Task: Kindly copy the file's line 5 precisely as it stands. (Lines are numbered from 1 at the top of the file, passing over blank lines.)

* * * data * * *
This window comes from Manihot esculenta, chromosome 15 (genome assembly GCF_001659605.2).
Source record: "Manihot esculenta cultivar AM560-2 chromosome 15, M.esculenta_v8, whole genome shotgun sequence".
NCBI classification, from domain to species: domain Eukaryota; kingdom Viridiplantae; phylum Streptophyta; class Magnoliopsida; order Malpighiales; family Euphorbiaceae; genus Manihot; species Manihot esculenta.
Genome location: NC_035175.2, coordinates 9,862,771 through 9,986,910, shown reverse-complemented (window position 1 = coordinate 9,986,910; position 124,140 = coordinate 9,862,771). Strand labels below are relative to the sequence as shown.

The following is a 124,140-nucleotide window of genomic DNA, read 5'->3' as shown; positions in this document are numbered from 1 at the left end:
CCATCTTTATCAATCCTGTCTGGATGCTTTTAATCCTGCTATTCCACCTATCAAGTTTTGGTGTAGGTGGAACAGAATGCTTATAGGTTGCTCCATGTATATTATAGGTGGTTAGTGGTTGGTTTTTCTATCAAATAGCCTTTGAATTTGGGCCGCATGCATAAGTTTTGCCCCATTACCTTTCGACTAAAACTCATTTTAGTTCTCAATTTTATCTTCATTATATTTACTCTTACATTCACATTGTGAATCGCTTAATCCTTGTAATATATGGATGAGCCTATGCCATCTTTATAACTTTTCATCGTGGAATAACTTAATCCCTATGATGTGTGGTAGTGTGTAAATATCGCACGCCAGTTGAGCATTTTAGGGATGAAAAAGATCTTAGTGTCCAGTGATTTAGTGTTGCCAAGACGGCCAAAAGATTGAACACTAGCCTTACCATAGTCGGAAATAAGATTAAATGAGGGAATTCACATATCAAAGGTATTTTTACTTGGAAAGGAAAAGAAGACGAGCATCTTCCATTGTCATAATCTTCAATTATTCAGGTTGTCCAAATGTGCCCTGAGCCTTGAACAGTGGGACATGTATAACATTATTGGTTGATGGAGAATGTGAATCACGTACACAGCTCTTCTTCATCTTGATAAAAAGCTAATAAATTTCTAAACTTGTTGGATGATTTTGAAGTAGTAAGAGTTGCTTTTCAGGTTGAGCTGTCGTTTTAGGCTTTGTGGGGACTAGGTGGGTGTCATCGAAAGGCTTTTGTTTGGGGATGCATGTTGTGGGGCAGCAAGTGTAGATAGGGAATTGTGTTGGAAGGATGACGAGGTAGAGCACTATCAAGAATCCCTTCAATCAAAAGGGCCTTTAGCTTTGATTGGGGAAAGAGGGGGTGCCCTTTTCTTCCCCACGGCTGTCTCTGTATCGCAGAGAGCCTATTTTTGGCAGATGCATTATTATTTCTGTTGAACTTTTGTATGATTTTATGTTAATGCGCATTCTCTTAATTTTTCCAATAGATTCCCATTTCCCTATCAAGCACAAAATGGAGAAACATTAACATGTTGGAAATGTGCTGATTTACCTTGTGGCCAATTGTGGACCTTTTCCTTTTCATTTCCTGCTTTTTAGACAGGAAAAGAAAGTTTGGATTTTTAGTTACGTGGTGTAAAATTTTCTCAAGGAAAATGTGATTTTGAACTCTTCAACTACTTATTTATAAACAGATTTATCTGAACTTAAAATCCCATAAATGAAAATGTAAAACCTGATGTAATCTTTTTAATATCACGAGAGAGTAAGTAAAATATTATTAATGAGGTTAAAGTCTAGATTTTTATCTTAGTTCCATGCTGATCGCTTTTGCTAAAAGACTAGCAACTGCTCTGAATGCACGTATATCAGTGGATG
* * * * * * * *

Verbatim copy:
The following is a 124,140-nucleotide window of genomic DNA, read 5'->3' as shown; positions in this document are numbered from 1 at the left end: